If not now when?

To get such a campaign moving and transform policy into action requires urgent and democratic debate among the workforces involved and serious and sustained support from their unions and from environmental campaigns.  The stakes are high, but we have the possibility of taking a real lead in Scotland.  In the words of Primo Levi – if not now when?

About Scot E3
Scot.E3 is a group of rank-and-file trade unionists, activists, and environmental campaigners. In 2017 we made a submission to the Scottish Government’s Consultation on a Scottish Energy Strategy. Since then, we have been busy producing and sharing leaflets and bulletins.

We believe there is a compelling case for a radical shift in energy policy. Large numbers of jobs have been lost in the Scottish oil and gas sector. Nearly a third of Scottish households suffer from fuel poverty with the elderly worst affected. In 1989 primary energy capacity in Scotland was 45% more than the level of demand, yet we’re heading for a serious shortfall in energy production by 2030. And looming over all this is the prospect of catastrophic climate change, which will wreck the future for our children and grandchildren. 

The stakes couldn’t be higher. However, we have the knowledge and the skills to make a difference to people’s lives in the here and now. Leaving things to ‘the market’ is clearly not working. A sustainable future requires a coherent strategy for employment, energy, and the environment. We need a sense of urgency. We need a coordinated strategy and massive public investment. 

In Scotland we have a unique set of circumstances: a strong skills base; abundant resources for sustainable energy production; and an opportunity to develop a strategy that puts jobs and environment at the heart of economic strategy. What we do locally could be an inspiration for action worldwide.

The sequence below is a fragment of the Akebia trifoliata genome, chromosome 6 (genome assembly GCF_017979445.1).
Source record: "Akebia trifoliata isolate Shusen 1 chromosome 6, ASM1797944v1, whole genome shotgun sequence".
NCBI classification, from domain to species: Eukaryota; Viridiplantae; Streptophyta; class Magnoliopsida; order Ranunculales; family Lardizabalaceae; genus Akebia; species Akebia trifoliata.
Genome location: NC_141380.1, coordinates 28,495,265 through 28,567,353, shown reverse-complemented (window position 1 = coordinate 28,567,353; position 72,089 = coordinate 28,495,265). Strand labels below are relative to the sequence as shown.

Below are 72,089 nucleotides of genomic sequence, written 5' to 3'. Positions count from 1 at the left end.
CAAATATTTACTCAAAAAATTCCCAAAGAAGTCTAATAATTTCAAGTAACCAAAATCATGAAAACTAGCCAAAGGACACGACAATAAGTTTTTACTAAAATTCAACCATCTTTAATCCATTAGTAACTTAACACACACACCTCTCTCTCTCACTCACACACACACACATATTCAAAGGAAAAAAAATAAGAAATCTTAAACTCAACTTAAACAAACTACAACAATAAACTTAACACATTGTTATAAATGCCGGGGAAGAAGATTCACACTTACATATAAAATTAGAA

Briefing 12 – What is the COP?

Our latest briefing (number 12) explains what COP 26 is and discusses some of the issues that it raises. Like all our briefings it’s designed for downloading, sharing and distributing in workplaces and community settings.

What is the COP?

COP stands for ‘conference of the parties’.  Organised by the United Nations, it’s normally held on an annual basis and it is the place where the nations of the world come together to discuss policy on climate action.   So to give it its’ full title COP26 is the 26th annual Conference of the Parties to the United Nations Framework Convention on Climate Change.

COP 26 was due to take place in Glasgow in November 2020. However, the actual event is always preceded by a number of inter-governmental meetings.  These have not taken place because of the global pandemic and as a result it has been postponed until 2021.  The new date is not yet known.  At the moment Glasgow is still expected to be the venue. 

A history of failure

The first COP was held in 1995 in Berlin.  It has taken place every year since then. 2020 will be the first year that a COP has been postponed.  In terms of making an impact on greenhouse gas emissions the COPs have been an abject failure. The two most common greenhouse gases are carbon dioxide (CO2) and methane.  When COP 25 took place in Madrid at the end of 2019 the amount of carbon dioxide in the atmosphere had risen 67 parts per million by volume (ppmv) above what it was when the first COP met in Berlin. To put this in perspective CO2 levels increased by more during the 25 years of COP discussions than they had in the previous 200 years.  Methane levels have tripled since 1995.  Greenhouse gases act like an insulating blanket over the earth’s atmosphere and are responsible for rising global temperatures.   So the massive increase in the amount of these gases in the atmosphere is the reason why the climate crisis is now acute and why rapid action to cut emissions is so important.

The Paris Agreement of 2015

Back in 2015 the COP (21) took place on Paris.  The conference ended with an agreement that has since been ratified by 189 out of the 197 countries that participated (The Paris Agreement).  Ratification committed countries to developing plans that would curtail global temperature rise to less than 2 degrees centigrade.  Those who have not ratified include some important oil producers.  Moreover, the USA ratified under Obama but has now withdrawn.